They can have side-effects because the modules they import can have statements at the top-level, so the order of import statements can matter. Import statements in dynamic languages generally load the imported modules from the filesystem (or otherwise) at runtime, unless the module has already been loaded and cached by an earlier import of the same module. This is why they only appear in interpreted languages ─ in a compiled and linked binary, the source files (and hence, the separate modules) simply wouldn't exist at runtime.

Import statements will typically be implemented by an interpreter loading, parsing and evaluating the imported source file at runtime, basically invoking the interpreter itself recursively. Once the recursive invocation of the interpreter completes, the exported members may be bound as properties of an object representing the module, and then that object is bound to the name associated with the module, e.g. as in a simple import statement like import foo. Alternatively, an import statement like from foo import bar, baz may destructure this object in order to bind the exported members to simple names.

The loaded modules (and their exported members) are typically also cached, so that if they are imported multiple times, their side-effects only trigger once, and later imports don't have to parse and evaluate the whole source file each time. Additionally, an "empty" or "busy" placeholder may be added to the cache for a module while it is currently being loaded, in order to detect circular imports, which could otherwise cause unbounded recursion. If a circular import is detected, this may either be handled by throwing a runtime error, or just using the "empty" object in the cache instead of the unavailable result.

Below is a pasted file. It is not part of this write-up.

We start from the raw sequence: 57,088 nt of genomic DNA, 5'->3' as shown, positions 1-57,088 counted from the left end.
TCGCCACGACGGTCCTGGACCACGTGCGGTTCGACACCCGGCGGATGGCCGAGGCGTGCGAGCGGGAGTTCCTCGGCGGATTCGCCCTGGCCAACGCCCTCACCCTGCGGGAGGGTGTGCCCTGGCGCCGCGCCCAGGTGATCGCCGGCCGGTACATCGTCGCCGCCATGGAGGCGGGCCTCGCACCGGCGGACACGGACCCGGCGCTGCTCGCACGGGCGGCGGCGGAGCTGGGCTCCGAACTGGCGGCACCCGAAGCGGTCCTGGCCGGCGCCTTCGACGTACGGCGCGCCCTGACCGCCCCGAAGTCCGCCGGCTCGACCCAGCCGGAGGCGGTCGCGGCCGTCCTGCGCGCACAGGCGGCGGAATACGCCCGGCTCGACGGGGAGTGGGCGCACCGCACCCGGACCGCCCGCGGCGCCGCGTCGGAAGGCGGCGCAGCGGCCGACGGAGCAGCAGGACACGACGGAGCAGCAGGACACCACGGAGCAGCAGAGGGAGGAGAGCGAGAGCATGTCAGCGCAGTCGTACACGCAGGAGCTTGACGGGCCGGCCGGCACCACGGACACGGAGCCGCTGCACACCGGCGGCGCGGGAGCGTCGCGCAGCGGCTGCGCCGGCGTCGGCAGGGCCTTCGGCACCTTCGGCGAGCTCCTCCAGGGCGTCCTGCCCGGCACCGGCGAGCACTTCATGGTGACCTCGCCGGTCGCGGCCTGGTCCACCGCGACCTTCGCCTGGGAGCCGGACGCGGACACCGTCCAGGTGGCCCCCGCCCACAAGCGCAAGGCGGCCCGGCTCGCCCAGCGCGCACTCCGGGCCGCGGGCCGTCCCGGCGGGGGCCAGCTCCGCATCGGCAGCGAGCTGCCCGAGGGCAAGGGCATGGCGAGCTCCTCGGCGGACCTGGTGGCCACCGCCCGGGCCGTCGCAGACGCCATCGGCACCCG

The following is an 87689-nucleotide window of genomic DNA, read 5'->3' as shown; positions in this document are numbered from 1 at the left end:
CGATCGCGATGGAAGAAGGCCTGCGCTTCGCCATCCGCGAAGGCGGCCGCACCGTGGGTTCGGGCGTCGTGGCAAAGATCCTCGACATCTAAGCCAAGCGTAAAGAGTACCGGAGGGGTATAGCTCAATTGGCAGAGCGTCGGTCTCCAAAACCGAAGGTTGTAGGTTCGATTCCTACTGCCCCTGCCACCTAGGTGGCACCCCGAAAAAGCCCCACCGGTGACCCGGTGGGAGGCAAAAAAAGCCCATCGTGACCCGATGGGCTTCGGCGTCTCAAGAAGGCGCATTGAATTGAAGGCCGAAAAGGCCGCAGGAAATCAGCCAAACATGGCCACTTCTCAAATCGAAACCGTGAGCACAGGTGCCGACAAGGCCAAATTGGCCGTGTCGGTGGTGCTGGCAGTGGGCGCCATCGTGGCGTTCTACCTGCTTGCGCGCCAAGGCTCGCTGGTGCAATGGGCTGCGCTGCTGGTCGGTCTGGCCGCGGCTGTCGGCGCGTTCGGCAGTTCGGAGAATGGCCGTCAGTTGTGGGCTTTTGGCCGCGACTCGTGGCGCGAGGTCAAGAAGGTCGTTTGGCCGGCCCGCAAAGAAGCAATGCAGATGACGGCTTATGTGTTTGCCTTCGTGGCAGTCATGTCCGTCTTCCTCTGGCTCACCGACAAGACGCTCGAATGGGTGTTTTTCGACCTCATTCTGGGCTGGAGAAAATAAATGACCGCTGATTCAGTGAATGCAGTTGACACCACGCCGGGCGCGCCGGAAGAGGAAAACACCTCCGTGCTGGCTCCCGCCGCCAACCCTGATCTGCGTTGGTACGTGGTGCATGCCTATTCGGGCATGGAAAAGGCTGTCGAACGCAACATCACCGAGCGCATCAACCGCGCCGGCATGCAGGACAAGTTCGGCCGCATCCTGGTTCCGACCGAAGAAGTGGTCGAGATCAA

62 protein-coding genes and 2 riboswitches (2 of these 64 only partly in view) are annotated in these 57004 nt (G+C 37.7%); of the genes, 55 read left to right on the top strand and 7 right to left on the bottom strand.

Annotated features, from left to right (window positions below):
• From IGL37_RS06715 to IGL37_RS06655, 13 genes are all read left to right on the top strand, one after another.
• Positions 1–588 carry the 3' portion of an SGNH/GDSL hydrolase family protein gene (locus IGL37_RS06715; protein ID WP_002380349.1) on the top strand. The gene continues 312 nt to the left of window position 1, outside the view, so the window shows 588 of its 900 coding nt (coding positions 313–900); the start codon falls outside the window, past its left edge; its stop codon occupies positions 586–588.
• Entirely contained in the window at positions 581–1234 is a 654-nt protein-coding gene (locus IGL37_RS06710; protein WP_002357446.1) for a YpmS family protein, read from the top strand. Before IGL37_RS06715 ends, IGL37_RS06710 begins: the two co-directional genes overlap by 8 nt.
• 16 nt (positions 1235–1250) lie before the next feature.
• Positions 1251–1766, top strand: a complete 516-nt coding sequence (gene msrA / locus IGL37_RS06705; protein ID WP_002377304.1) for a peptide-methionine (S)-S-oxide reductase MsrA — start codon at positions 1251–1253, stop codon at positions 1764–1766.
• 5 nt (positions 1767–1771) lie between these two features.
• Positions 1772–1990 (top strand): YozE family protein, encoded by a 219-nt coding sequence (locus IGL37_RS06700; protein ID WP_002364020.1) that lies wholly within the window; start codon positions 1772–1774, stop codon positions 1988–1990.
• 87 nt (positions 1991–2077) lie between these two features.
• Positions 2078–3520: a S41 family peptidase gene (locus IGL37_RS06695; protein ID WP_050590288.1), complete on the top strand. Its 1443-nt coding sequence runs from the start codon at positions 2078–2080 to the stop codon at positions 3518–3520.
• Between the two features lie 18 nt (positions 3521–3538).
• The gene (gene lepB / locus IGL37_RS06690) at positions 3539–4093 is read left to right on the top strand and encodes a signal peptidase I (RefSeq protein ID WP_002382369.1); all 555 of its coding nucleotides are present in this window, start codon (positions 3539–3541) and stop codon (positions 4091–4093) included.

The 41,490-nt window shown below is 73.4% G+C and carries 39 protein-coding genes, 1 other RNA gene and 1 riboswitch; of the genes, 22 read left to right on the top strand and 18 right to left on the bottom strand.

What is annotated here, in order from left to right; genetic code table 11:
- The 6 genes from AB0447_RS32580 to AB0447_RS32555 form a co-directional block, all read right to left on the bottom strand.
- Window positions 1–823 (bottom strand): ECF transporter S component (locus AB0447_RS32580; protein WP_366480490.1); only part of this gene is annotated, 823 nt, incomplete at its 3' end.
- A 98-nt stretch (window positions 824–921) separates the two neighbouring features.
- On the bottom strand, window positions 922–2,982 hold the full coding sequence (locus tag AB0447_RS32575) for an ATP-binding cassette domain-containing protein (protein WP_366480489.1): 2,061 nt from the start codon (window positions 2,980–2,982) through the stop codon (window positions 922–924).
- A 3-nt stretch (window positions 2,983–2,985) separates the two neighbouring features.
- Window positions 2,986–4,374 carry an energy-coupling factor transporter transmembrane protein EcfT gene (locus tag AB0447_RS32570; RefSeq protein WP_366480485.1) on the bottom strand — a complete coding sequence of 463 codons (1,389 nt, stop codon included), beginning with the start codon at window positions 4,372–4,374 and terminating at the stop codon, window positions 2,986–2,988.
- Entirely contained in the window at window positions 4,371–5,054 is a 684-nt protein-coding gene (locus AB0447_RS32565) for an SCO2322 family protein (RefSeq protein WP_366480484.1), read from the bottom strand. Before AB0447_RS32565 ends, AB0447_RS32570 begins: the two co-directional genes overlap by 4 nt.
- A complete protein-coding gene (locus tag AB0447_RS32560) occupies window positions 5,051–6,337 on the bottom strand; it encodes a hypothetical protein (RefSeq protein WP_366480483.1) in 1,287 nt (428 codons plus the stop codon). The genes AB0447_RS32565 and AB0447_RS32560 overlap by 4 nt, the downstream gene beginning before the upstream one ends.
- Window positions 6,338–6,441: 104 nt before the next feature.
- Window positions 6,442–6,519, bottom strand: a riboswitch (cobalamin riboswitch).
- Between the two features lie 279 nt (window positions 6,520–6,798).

• $\begingroup$ very useful distinction! considering how annoying side-effect can be (e.g. when trying to treeshake JS imports), would you say that "import statements" are just a historic accident of how scripting languages evolved, or are there benefits to doing things that way? $\endgroup$
    – mb21
    Feb 1 at 9:49
  • 1
    $\begingroup$ @mb21 Neither. The fact that modules can have side-effects is due to a fundamental feature of scripting languages: statements are allowed at the top-level. So it's not an accident, it's a necessary consequence. $\endgroup$
    – kaya3
    Feb 1 at 14:57
  • $\begingroup$ right... but modules could be special in not allowing top-level-statements, while normal script files (without any exports, only imports) could have top-level statements. $\endgroup$
    – mb21
    Feb 2 at 11:18
  • $\begingroup$ @mb21 I suppose if there is a distinction between module source files and script source files then you could do that; I don't know of any languages which work that way ─ e.g. Javascript has .js and .mjs extensions but I think modules are allowed to be .js, and they can have top-level statements anyway ─ but you could have a language like that, sure. I'm not sure if I would call it a scripting language any more, though, and people might use it like a non-scripting language and just have a "runner" script which does nothing but import and run a main() function. $\endgroup$
    – kaya3
    Feb 5 at 17:49